City of Atlanta Violating Pollution Control Permit
by Jackie Echols
(from Mach 2013 newsletter)
In disregard of state and federal law, the City of Atlanta is violating the state issued permit that regulates the quality of wastewater discharged from its combined sewer overflow (CSO) system into the South River. Atlanta’s National Pollution Discharge Elimination System (NPDES) permit sets limits on the types and amounts of pollution that can be released into the river from the Intrenchment Creek Combined Sewer Overflow Water Quality Control Facility located at 1501 Key Road in southeast Atlanta.
The permit was issued in January 2005, and in 2013, eight years later, Atlanta still has not complied with conditions that would improve water quality in the river. Neither has the Georgia Environmental Protection Division (GA EPD) taken action to require that Atlanta comply. The violations are documented in water quality monitoring reports and written correspondence between GA EPD and City of Atlanta which were obtained by South River Watershed Alliance (SRWA) under a Georgia Open Records Act request (click here to view letter).
Under the Clean Water Act, “point source” facilities like the Intrenchment Creek CSO facility operate under a NPDES permit that sets limits on how much pollution must be removed from wastewater before it is discharged into waterways. The permit and required pollution removal amounts are intended to reduce harm to the South River by ensuring that Atlanta operates and maintains its combined sewer overflow system properly in accordance with the requirements of the law.
The 2005 permit is the first issued since major improvements to Atlanta’s CSO system were completed as a result of the 1999 Upper Chattahoochee Riverkeeper Combined Sewer Overflow Consent Decree. Almost everyone, including the federal judge overseeing implementation of the consent decree has showered Atlanta with accolades, touting the great progress made meeting consent decree requirements. The ongoing failure of Atlanta to meet the terms of its NPDES permit calls into question whether such praise is warranted or justified.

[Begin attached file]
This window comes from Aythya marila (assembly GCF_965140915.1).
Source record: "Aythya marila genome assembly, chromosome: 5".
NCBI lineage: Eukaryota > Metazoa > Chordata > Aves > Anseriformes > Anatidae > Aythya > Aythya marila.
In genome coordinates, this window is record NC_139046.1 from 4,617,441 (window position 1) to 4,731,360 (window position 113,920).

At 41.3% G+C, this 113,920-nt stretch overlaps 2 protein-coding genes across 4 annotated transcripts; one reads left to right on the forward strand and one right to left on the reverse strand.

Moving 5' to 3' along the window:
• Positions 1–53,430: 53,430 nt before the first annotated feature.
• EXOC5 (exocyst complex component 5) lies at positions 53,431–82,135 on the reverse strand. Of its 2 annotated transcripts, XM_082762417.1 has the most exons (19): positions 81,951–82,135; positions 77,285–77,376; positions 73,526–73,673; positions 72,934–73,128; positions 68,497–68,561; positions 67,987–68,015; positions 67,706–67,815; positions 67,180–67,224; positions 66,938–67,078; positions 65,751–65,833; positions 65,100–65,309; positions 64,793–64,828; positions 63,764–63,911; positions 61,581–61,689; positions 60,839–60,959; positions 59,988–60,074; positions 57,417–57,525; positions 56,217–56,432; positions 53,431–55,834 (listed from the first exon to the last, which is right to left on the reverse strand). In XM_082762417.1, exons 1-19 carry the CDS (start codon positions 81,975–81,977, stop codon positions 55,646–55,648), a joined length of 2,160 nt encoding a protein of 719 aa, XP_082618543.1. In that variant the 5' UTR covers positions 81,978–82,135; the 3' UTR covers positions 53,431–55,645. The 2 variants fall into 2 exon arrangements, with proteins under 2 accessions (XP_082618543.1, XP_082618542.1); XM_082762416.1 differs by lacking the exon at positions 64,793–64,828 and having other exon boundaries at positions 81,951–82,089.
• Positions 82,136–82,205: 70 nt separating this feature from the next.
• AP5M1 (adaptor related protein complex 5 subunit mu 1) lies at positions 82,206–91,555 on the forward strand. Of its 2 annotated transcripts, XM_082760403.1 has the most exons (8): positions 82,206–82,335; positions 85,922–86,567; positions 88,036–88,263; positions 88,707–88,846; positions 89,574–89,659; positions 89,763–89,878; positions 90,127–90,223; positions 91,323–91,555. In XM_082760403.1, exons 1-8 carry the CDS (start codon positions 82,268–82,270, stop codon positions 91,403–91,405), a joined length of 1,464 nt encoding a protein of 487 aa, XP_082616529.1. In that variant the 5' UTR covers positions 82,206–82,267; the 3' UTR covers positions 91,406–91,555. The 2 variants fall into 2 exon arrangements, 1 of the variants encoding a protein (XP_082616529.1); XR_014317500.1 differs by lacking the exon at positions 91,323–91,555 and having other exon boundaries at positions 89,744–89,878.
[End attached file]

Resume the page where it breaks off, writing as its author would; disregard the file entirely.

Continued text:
Issued every five years, Atlanta’s current permit expired in January 2010. The 2005 permit has been administratively extended by GA EPD until a new one is issued. There is no indication when this will occur. Now in its third year, this unnecessary delay is resulting in unlawful discharges that affect biological oxygen demand (BOD) and total suspended solids (TSS) released into South River. Both negatively affect aquatic life and the river’s overall health.
The city’s main argument for violating the permit is that the Intrenchment Creek CSO facility was not designed to meet the BOD and TSS standards. This is the same facility that was retrofitted after 1999 to comply with the Upper Chattahoochee Riverkeeper consent decree. Even more troubling are documents obtain by SRWA that show Atlanta has asked the GA EPD to eliminate all performance requirements for BOD and TSS removal in the new permit. If this request is approved, water quality in South River will suffer as Atlanta will be allowed to discharge more pollution into the river (click here to read letter).
Restoration of the South River relies heavily upon reducing sources of pollution, improving water quality, and sustaining water quality improvements. To this end, it is absolutely necessary that GA EPD retain and enforce existing permit requirements. It is also critical, that a strenuous effort is mounted to turn back Atlanta’s attempt to reverse gains made in support of improving water quality in South River in violation of the Clean Water Act.
In the coming weeks, SRWA will be seeking the support of the community, partners, and elected officials to urge GA EPD to hurriedly complete a new draft permit for Atlanta’s combined sewer overflow system. Issuance of the draft permit will trigger a 30-day public comment period during which citizens can voice their opposition to Atlanta’s efforts to turn back the clock on South River.